My husband and I want to separate, but do not want to divorce. I'd like to have a court ordered timesharing plan established, to keep everything in order. Can one establish a parenting plan without a divorce?
Yours is an excellent question - if you were in a state that recognizes "legal separation" the answer would be - Of, course! However, being in FL, as mentioned, you should both have an agreement drafted by your attorneys (each should have their own) or go through a mediation to create an agreement. You don't mention the ages of the children - if they are old enough, the court would want their desires to be a factor that is considered. It is public policy in this state that parents share equally in the rearing of the children, even when separated or divorcing. I would speak with a family law attorney about getting a time-share / child support plan sanctioned by the court, which would then have continuing jurisdiction over the matter. I believe that divorce and custody matters are sometimes bifurcated, which means that the court should be willing to hear one without the other. Good luck.See question
My mother passed away in 2013 and left a will giving what she believed was her half of a property in Ponce Inlet, Florida to her children . She was married. The deed for property is titled with her name and her husband's name only, no other word...
No, you can't. The title company takes the proper titling of the deed from the contract for sale and purchase. If she specifically notified them, in writing, prior to the purchase of the home, then maybe. But, even if, in FL, if the property was the homestead of her and her husband, he has a right to his share of the property REGARDLESS of how it was titled. If the property was NOT their homestead, then there may be a different result, but without seeing more than your question it is impossible to tell. See an attorney.See question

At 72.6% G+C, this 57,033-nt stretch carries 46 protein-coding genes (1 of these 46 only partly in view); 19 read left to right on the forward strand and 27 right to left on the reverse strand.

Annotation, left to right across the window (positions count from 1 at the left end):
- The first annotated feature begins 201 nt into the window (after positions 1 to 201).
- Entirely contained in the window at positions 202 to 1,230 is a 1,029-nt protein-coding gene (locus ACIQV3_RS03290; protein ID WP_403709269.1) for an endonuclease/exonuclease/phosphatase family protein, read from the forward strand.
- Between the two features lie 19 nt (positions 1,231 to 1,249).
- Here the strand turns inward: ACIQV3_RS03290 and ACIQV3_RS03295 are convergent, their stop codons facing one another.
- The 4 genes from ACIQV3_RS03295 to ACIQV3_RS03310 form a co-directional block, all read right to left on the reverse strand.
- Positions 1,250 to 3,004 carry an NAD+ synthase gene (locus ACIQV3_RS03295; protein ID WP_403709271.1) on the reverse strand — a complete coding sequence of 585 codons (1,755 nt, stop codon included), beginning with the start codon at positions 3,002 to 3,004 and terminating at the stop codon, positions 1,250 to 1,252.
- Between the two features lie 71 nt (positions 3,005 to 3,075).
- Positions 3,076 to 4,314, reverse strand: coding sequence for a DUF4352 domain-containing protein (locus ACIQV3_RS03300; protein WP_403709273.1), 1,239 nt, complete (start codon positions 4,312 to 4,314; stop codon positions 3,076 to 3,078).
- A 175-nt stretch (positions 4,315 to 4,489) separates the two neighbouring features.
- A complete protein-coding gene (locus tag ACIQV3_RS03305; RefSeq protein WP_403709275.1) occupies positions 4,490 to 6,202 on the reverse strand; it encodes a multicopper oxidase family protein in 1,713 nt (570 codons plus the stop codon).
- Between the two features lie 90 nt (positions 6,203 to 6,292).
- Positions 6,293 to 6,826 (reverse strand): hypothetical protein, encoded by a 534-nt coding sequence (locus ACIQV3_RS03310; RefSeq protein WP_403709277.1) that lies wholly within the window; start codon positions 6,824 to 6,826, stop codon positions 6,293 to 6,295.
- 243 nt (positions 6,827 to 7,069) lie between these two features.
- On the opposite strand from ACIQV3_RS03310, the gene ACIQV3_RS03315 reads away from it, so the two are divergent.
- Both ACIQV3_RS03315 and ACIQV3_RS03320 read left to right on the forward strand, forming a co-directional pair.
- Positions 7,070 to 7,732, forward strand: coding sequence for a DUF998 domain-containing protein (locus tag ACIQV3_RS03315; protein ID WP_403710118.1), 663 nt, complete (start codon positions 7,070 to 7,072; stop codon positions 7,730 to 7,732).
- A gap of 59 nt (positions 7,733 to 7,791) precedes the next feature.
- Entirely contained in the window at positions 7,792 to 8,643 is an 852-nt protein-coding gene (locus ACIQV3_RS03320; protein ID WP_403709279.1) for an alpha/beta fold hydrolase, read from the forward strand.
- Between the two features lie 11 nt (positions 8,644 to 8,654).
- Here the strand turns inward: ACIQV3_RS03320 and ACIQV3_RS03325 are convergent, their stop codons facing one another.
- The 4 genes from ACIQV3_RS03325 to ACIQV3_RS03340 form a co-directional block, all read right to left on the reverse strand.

I would like information on ssi and marriage. And if it is even possible for us to be married. Also if we cannot can I change my last name without a license of marriage
Your income will be imputed to him. However, if you change your last name to his, without the benefit of marriage, you will not be considered married in FL no matter how long you are together - FL does NOT recognize "common-law marriage". So, if you do something like this, you will have to understand that if he passes, you will not get any of the benefits of being a spouse. Not a good idea.See question
or I can buy a will form and do it myself
Yes, you should use an attorney, particularly if you want to make sure that your assets transfer to the proper family members / friends, as you desire. What an off-the-shelf will won't give you is the ability to ask "what if?" or "how can I do ____?" - which a lawyer can and will. Also, a lawyer will point out the problems that may result from using a poorly drafted "one-size-fits-all" will. If, however, you don't really care who gets what, then it may be best to just let the state decide and not have a will at all.See question
My husband fears that if he has Medicaid, that they will force repayment of all money spent on him for his medical care someday by putting a lien on our home, jointly owned, and collecting when the home is sold someday by the surviving spouse or w...
There are ways to protect property; homestead, while your husband is alive, and even after he passes. But, FL law allows for Medicaid Recovery, such as described here: http://www.medicaid.gov/medicaid-chip-program-information/by-topics/eligibility/estate-recovery.html You should seek the advice of an elder law or special needs attorney to help you determine how best to protect your assets.See question